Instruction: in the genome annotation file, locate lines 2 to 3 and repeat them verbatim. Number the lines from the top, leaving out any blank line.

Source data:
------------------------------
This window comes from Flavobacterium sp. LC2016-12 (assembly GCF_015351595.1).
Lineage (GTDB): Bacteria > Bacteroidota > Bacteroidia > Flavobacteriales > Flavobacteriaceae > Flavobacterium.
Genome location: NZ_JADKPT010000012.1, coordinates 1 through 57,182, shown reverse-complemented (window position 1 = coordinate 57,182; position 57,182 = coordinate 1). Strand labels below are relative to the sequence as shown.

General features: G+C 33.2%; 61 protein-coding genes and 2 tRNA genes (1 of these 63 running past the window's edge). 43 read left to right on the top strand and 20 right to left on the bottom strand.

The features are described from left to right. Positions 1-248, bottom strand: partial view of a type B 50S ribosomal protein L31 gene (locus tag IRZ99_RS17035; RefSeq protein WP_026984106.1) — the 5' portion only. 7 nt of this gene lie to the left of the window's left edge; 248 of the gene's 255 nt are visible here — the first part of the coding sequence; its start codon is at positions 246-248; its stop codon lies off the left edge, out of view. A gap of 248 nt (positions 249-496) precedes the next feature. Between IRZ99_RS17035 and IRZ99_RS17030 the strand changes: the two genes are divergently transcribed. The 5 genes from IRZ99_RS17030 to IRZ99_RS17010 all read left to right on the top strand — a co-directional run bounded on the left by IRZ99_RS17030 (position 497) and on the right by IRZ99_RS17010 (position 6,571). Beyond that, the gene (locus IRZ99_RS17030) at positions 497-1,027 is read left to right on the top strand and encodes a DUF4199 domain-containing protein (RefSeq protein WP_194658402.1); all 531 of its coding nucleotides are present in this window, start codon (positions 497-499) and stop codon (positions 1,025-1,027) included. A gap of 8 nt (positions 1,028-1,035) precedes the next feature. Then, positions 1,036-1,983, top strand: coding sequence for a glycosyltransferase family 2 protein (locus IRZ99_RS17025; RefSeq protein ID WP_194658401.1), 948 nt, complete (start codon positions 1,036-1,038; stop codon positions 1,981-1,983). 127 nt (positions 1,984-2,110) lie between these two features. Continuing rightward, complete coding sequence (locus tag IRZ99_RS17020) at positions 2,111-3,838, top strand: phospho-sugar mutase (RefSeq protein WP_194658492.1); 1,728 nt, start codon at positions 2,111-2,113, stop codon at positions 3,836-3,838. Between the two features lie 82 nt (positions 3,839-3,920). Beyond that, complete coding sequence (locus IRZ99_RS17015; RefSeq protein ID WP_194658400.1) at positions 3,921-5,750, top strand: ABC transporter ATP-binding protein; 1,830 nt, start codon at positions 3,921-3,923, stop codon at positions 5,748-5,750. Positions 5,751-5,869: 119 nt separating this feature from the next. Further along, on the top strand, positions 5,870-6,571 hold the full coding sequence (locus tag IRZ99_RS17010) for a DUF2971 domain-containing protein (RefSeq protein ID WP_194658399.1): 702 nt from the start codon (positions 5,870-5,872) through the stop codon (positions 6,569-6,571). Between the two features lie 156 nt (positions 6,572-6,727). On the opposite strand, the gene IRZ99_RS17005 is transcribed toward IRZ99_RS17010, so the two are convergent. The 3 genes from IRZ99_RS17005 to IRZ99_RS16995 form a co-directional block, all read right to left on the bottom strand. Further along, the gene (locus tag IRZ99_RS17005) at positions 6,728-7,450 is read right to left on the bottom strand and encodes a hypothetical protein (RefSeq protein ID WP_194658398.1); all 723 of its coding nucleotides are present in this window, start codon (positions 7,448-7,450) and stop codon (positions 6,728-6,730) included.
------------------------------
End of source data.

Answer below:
Lineage (GTDB): Bacteria > Bacteroidota > Bacteroidia > Flavobacteriales > Flavobacteriaceae > Flavobacterium.
Genome location: NZ_JADKPT010000012.1, coordinates 1 through 57,182, shown reverse-complemented (window position 1 = coordinate 57,182; position 57,182 = coordinate 1). Strand labels below are relative to the sequence as shown.